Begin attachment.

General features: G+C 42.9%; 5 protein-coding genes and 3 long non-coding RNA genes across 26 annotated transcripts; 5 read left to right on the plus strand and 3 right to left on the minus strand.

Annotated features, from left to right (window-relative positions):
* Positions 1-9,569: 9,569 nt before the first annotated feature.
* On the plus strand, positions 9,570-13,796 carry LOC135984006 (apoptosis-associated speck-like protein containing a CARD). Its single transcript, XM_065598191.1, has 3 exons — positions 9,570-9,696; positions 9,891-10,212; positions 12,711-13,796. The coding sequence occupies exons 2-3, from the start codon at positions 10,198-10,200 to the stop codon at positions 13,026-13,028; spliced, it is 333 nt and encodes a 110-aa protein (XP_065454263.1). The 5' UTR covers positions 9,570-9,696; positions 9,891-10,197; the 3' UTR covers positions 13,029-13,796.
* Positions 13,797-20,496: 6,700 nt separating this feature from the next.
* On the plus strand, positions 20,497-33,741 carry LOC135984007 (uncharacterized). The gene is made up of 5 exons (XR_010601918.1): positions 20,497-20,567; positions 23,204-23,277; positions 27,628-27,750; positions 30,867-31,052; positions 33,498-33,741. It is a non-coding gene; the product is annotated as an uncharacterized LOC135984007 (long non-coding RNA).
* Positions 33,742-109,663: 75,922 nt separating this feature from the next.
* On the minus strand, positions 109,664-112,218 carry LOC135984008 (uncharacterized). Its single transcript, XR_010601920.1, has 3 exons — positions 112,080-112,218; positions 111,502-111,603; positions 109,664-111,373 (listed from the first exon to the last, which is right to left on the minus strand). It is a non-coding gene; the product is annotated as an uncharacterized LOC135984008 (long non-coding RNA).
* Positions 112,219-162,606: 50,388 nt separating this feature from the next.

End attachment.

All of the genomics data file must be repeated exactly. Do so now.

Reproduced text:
General features: G+C 42.9%; 5 protein-coding genes and 3 long non-coding RNA genes across 26 annotated transcripts; 5 read left to right on the plus strand and 3 right to left on the minus strand.

Annotated features, from left to right (window-relative positions):
* Positions 1-9,569: 9,569 nt before the first annotated feature.
* On the plus strand, positions 9,570-13,796 carry LOC135984006 (apoptosis-associated speck-like protein containing a CARD). Its single transcript, XM_065598191.1, has 3 exons — positions 9,570-9,696; positions 9,891-10,212; positions 12,711-13,796. The coding sequence occupies exons 2-3, from the start codon at positions 10,198-10,200 to the stop codon at positions 13,026-13,028; spliced, it is 333 nt and encodes a 110-aa protein (XP_065454263.1). The 5' UTR covers positions 9,570-9,696; positions 9,891-10,197; the 3' UTR covers positions 13,029-13,796.
* Positions 13,797-20,496: 6,700 nt separating this feature from the next.
* On the plus strand, positions 20,497-33,741 carry LOC135984007 (uncharacterized). The gene is made up of 5 exons (XR_010601918.1): positions 20,497-20,567; positions 23,204-23,277; positions 27,628-27,750; positions 30,867-31,052; positions 33,498-33,741. It is a non-coding gene; the product is annotated as an uncharacterized LOC135984007 (long non-coding RNA).
* Positions 33,742-109,663: 75,922 nt separating this feature from the next.
* On the minus strand, positions 109,664-112,218 carry LOC135984008 (uncharacterized). Its single transcript, XR_010601920.1, has 3 exons — positions 112,080-112,218; positions 111,502-111,603; positions 109,664-111,373 (listed from the first exon to the last, which is right to left on the minus strand). It is a non-coding gene; the product is annotated as an uncharacterized LOC135984008 (long non-coding RNA).
* Positions 112,219-162,606: 50,388 nt separating this feature from the next.